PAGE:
Organisms reach the brain and spinal cord in a variety of ways, with blood being one of the most obvious. Because there is extensive vascularization in the CNS, any organism that circulates in the blood and can enter the cerebrospinal fluid can cause meningitis (infection of the meninges). In addition, the skull contains various sinuses and mastoid air spaces that are separated from the brain by the bone of the skull. Infections in these areas can eventually cause the erosion of the bone, and then organisms can enter the brain and cause abscesses to form.
Inflammation is one of the first and most powerful responses to infection, causing an increase in vascular permeability and therefore swelling, but it is problematic for the CNS. The brain is enclosed by a hard case (the skull) which cannot expand, so any swelling will cause an increase in intracranial pressure, which can have disastrous consequences. An inflammatory response in the subarachnoid space, with the requisite release of cytokines, results in loosening of the tight junctions between vascular endothelial cells. The loosened junctions allow albumin into the cerebrospinal fluid and the result is the form of swelling known as vasogenic edema. Swelling can also result from the toxic substances produced by bacteria and from neutrophil invasion, both of which result in oxygen and nutrient deficiencies. This produces another kind of swelling, cytotoxic edema.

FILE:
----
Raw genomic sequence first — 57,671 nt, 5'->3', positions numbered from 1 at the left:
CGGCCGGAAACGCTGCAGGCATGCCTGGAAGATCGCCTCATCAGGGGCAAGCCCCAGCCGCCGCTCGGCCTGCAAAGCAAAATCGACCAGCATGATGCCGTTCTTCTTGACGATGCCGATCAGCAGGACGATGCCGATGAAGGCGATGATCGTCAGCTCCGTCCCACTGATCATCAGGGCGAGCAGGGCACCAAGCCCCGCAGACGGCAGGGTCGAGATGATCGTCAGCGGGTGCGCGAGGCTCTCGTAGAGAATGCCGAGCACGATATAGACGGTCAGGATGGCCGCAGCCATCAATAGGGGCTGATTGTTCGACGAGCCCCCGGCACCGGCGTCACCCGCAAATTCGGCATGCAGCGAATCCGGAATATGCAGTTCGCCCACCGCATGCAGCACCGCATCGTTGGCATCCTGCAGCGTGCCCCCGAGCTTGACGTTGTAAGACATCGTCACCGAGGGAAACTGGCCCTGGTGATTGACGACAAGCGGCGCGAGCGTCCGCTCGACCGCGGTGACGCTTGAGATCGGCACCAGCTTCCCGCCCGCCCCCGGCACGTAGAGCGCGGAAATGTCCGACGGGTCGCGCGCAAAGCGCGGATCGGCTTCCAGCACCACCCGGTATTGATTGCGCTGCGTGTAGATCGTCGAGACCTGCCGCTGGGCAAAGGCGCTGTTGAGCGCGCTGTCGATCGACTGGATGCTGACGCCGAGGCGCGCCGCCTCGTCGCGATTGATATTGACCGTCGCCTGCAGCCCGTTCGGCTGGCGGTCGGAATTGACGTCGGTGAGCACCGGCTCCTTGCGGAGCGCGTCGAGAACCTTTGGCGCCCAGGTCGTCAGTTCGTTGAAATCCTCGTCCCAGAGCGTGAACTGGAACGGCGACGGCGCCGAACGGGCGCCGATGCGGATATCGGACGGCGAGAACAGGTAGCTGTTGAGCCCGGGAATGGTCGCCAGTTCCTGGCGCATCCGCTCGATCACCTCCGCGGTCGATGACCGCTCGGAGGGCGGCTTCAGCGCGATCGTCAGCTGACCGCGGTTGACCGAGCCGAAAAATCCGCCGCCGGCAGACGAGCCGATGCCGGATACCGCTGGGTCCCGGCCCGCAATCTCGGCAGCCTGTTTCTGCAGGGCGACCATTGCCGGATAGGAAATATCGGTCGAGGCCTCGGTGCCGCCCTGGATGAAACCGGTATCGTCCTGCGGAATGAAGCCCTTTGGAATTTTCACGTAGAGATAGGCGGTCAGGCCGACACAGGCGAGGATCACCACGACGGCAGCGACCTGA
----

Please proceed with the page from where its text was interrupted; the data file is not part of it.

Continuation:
Tetanus spores require areas of low oxygen content if they are to germinate, and the area of necrosis around a tissue injury is perfect for the initiation of this process. The spores germinate, and Clostridium begins to grow in that location. The bacteria do not cause any damage to the tissue where they reside but they produce a neurogenic toxin, which then enters the presynaptic terminals of the lower motor neurons and from there they gain access to the CNS. In the spinal cord, the toxin acts at the level of the anterior horn cells and blocks postsynaptic inhibition of the spinal motor reflexes. This produces spasmodic contraction of the muscles, contractions that occur locally at first but then may extend up and down the spinal cord. The muscles responsible for respiration and swallowing can be compromised, and in severe cases patients can also result in opithotonos, where the head and heels move toward each other and the body bows out dramatically. Mortality for untreated tetanus is 15% to 60% and death usually occurs due to exhaustion and respiratory failure.